Independence Day, the novel that won Richard Ford the Pulitzer Prize and PEN/Faulkner, is a bittersweet, albeit short, journey through the midlife critical week in the life of Frank Bascombe. Frank is divorced from his wife, who has since moved on and remarried a snobbish twit. He has become disconnected from his son Paul, who exhibits a wealth of antisocial behaviors far beyond the typical adolescent rebelliousness of young males. Frank is watching the dying flames of a once promising romance die away and struggling at alternately being a middling success as a real estate agent, a landlord of low cost housing and a small business entrepreneur.
The story is crowded with of personalities, life issues and internal struggles. The whole story revolves around Frank's desire to find common ground with his son in hopes a permanent custody of him while touring several sports halls of fame around the northeastern U.S. At the same time, he must face his ex-wife and her issues, deal with a frustrating couple seeking real estate in his home town in NJ, agonize over the end of his relationship with his girlfriend, tinker with his new start up hot dog stand business and try to maintain a civil relationship with the deadbeat tenants of his realty property.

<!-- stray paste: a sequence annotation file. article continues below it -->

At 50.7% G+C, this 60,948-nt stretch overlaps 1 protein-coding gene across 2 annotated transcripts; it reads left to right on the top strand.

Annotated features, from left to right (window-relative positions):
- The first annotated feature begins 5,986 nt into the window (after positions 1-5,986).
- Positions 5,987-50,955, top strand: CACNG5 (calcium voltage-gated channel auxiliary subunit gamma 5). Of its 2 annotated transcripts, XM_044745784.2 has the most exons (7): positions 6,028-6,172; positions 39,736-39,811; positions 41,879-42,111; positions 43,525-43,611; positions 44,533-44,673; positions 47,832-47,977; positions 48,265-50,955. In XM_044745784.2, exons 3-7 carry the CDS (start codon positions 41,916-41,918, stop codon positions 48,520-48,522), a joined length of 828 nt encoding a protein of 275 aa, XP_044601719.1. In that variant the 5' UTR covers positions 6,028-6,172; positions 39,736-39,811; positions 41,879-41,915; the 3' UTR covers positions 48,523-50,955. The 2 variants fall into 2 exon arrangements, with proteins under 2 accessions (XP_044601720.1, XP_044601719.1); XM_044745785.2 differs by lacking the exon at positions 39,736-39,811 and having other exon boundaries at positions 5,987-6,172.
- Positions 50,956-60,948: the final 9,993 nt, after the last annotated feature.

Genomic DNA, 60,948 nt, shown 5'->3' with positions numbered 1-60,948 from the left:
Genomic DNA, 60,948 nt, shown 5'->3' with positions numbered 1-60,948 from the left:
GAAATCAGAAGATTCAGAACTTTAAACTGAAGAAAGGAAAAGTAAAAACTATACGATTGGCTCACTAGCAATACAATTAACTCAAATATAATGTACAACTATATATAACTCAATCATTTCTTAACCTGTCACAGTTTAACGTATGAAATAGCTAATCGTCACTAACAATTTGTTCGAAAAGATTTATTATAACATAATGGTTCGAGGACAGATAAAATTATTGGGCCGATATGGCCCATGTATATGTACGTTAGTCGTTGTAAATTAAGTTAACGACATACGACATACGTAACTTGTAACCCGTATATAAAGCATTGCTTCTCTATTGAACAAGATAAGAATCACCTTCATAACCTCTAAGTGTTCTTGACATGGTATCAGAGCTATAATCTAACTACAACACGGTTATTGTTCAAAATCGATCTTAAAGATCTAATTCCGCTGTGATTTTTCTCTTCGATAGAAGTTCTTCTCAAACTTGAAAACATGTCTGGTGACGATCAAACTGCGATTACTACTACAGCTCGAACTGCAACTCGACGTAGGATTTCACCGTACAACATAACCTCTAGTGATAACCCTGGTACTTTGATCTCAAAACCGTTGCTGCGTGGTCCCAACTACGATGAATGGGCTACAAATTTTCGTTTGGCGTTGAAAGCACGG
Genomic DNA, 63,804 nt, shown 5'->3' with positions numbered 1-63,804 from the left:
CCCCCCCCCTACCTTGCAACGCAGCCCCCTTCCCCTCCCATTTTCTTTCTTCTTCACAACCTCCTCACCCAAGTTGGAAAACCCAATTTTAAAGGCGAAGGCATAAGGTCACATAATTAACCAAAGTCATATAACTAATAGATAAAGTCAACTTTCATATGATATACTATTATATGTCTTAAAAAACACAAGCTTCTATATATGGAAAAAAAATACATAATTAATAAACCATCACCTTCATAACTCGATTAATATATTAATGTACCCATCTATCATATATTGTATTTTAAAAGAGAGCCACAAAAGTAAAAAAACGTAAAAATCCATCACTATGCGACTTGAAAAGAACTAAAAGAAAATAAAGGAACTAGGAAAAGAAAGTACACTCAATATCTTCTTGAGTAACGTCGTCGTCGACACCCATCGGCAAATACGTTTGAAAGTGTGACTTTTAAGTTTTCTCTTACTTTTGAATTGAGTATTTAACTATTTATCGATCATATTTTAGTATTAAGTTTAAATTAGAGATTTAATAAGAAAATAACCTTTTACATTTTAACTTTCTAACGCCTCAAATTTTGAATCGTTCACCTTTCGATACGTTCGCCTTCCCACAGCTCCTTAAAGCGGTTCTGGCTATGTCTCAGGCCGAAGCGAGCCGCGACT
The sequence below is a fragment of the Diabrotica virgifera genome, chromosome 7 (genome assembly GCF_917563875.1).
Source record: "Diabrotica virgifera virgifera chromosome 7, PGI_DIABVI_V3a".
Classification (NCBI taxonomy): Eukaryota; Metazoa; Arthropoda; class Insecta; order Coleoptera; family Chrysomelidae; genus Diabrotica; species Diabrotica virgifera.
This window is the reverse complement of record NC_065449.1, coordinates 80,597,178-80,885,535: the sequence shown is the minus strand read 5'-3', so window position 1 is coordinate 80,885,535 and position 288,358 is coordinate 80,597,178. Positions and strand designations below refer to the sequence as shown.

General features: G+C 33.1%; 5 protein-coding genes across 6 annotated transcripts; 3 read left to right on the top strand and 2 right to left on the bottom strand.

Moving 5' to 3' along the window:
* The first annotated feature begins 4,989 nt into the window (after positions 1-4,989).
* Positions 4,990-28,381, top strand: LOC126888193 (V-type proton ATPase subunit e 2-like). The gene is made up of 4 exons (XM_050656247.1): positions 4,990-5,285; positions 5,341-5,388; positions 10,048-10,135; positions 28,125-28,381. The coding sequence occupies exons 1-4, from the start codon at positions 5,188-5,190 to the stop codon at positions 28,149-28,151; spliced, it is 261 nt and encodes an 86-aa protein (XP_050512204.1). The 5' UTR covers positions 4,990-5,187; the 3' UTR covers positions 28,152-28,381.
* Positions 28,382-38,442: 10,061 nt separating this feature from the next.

The balancing act is exhausting for Frank and for the reader, but Mr. Ford is a skilled and intelligent writer. Mr. Ford gives the reader the freedom to view Frank and his life with awe, sympathy, frustration, animosity and humor.
This report prepared by David Fletcher